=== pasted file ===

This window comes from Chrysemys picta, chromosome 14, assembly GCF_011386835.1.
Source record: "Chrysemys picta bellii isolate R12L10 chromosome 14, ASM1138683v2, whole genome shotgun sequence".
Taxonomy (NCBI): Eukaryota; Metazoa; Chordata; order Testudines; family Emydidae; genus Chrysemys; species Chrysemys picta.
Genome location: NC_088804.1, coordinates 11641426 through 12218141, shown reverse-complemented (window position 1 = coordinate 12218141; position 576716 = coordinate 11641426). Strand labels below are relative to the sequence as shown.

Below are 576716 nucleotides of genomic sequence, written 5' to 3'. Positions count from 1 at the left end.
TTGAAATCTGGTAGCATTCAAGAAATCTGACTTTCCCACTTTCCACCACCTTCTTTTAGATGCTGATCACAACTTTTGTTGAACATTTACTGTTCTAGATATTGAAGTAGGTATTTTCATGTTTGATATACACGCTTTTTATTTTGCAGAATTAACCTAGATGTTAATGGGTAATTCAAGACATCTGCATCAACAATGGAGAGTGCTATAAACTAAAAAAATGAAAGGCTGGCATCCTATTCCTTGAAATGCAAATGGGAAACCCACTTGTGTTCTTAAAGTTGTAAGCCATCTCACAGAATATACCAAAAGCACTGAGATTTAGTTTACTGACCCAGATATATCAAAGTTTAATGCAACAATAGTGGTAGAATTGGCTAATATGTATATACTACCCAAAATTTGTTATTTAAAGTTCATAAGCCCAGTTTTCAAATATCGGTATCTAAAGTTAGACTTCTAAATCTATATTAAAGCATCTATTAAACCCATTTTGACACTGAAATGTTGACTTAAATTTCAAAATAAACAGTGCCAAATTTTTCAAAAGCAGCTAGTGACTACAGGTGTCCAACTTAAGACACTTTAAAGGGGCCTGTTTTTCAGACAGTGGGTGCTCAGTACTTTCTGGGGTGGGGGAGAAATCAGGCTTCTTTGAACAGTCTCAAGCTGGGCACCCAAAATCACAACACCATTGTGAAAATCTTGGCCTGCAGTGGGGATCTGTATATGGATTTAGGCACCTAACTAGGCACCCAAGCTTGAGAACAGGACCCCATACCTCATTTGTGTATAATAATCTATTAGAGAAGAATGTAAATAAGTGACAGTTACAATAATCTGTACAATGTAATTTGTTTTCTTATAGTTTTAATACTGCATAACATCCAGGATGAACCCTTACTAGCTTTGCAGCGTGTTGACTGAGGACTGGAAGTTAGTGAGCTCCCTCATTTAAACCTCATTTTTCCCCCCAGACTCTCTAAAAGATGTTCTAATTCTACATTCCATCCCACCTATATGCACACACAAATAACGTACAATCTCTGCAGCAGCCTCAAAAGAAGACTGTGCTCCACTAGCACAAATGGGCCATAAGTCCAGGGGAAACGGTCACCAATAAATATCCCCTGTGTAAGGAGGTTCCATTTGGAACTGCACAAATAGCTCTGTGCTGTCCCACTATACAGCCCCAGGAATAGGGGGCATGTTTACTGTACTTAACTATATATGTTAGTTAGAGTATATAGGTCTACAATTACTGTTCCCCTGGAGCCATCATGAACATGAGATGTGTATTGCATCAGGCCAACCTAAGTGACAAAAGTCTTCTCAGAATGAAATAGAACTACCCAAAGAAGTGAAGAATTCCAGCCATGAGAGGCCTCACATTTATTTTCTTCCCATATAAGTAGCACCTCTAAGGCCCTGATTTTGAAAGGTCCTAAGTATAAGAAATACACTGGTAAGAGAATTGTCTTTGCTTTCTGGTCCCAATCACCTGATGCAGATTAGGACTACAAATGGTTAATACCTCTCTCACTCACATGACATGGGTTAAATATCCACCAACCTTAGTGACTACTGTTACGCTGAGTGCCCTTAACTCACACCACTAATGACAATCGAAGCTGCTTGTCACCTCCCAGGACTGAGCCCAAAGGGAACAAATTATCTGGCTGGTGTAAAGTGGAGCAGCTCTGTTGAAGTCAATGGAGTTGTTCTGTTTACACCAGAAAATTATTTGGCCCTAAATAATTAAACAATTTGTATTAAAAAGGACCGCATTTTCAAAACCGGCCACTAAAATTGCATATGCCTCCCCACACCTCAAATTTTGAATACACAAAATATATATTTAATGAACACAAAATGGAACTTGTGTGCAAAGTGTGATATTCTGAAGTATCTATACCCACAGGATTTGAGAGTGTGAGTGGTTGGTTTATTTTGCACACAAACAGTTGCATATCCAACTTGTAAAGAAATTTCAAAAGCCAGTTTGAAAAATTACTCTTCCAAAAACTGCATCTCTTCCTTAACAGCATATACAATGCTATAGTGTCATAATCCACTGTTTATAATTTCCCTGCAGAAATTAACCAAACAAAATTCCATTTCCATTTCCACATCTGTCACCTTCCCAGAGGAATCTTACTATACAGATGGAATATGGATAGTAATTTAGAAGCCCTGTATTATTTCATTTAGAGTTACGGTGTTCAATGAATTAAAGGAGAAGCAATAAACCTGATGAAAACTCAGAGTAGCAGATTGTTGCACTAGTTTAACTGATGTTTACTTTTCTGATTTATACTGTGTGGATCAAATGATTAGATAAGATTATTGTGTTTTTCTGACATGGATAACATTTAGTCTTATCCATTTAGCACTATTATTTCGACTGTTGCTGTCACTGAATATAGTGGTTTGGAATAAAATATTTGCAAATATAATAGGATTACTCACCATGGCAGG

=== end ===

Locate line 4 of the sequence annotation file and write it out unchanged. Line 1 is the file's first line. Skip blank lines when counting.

Genome location: NC_088804.1, coordinates 11641426 through 12218141, shown reverse-complemented (window position 1 = coordinate 12218141; position 576716 = coordinate 11641426). Strand labels below are relative to the sequence as shown.